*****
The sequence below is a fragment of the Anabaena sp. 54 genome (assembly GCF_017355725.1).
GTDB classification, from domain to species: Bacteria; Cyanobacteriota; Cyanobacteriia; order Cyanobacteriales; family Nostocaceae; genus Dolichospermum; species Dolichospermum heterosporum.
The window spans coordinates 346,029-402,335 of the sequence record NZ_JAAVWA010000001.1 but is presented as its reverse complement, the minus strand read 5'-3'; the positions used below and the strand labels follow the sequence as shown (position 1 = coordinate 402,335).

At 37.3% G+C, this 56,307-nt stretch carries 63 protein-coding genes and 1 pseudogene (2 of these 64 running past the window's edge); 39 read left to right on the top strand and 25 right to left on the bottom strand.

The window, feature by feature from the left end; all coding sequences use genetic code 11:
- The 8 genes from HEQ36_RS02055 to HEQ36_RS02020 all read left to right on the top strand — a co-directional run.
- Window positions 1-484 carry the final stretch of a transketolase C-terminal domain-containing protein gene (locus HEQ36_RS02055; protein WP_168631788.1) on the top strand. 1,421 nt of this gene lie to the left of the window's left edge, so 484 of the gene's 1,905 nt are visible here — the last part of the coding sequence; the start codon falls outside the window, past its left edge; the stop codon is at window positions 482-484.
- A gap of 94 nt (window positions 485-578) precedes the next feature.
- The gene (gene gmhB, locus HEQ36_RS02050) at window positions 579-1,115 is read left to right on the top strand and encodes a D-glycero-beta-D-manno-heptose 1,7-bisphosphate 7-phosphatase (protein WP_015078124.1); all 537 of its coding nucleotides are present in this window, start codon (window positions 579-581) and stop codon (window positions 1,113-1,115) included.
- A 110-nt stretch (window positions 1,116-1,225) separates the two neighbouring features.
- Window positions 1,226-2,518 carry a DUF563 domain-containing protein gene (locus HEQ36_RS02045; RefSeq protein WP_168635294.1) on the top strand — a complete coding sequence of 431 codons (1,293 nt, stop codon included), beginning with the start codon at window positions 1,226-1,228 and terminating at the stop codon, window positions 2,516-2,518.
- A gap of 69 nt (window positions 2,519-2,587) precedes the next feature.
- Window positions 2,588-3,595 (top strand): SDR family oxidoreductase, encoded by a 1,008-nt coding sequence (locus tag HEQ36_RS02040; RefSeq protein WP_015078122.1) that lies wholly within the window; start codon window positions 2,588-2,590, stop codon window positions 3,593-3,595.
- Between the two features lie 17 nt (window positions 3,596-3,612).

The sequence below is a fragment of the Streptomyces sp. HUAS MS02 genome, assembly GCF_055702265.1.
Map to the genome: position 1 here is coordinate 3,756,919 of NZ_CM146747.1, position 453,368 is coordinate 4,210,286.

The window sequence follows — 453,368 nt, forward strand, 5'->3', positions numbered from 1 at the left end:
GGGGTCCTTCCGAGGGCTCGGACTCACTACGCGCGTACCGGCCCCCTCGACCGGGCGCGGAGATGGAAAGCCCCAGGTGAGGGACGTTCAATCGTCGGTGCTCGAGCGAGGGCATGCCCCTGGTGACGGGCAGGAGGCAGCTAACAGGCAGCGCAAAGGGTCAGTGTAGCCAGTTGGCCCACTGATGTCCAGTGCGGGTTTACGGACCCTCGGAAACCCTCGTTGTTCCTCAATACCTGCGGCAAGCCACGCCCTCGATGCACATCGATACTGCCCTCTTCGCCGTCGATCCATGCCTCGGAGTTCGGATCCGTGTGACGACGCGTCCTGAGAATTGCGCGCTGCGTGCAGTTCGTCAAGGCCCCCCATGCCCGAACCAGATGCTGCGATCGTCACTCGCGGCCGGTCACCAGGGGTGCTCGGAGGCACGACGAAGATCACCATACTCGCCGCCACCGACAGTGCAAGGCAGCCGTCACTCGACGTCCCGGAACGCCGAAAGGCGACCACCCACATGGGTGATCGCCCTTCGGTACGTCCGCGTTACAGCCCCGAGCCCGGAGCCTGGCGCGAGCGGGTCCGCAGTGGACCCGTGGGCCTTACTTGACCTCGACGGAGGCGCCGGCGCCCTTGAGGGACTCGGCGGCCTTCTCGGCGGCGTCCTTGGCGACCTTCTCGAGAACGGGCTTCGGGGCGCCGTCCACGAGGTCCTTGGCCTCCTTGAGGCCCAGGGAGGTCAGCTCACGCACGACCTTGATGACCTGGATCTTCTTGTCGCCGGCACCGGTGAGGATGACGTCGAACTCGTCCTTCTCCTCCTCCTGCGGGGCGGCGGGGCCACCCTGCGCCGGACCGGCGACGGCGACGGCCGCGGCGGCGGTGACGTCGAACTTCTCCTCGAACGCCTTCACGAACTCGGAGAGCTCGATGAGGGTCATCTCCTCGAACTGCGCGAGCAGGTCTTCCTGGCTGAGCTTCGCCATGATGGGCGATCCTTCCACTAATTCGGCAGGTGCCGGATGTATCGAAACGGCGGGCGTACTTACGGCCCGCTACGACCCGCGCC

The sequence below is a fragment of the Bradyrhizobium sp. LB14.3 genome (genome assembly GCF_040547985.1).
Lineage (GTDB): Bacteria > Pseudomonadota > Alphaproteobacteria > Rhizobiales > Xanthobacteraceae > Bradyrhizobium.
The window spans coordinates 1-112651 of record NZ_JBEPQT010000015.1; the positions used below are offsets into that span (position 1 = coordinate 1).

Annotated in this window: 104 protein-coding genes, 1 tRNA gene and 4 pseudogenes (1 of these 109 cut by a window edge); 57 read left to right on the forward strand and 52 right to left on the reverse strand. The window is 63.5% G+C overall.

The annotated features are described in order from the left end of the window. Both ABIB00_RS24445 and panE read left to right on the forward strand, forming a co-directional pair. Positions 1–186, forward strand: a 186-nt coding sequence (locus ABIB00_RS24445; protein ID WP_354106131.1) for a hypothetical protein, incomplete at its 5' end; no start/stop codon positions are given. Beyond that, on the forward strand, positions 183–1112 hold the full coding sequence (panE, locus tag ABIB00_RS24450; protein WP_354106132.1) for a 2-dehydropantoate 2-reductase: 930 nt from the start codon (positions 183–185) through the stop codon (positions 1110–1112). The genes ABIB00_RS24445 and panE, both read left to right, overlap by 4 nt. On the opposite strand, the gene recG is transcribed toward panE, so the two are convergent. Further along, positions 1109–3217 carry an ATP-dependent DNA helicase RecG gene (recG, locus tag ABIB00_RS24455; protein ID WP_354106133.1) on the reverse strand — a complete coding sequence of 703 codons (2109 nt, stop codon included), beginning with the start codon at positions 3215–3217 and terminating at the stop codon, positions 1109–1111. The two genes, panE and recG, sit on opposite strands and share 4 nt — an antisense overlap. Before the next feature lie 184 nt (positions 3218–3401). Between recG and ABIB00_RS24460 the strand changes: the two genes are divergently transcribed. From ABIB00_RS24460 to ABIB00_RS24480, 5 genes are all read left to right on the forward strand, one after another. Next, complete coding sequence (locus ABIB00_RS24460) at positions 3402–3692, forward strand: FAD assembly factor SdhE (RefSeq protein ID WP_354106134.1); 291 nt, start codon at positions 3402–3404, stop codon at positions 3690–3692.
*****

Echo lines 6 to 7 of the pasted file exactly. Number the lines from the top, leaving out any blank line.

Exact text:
- The 8 genes from HEQ36_RS02055 to HEQ36_RS02020 all read left to right on the top strand — a co-directional run.
- Window positions 1-484 carry the final stretch of a transketolase C-terminal domain-containing protein gene (locus HEQ36_RS02055; protein WP_168631788.1) on the top strand. 1,421 nt of this gene lie to the left of the window's left edge, so 484 of the gene's 1,905 nt are visible here — the last part of the coding sequence; the start codon falls outside the window, past its left edge; the stop codon is at window positions 482-484.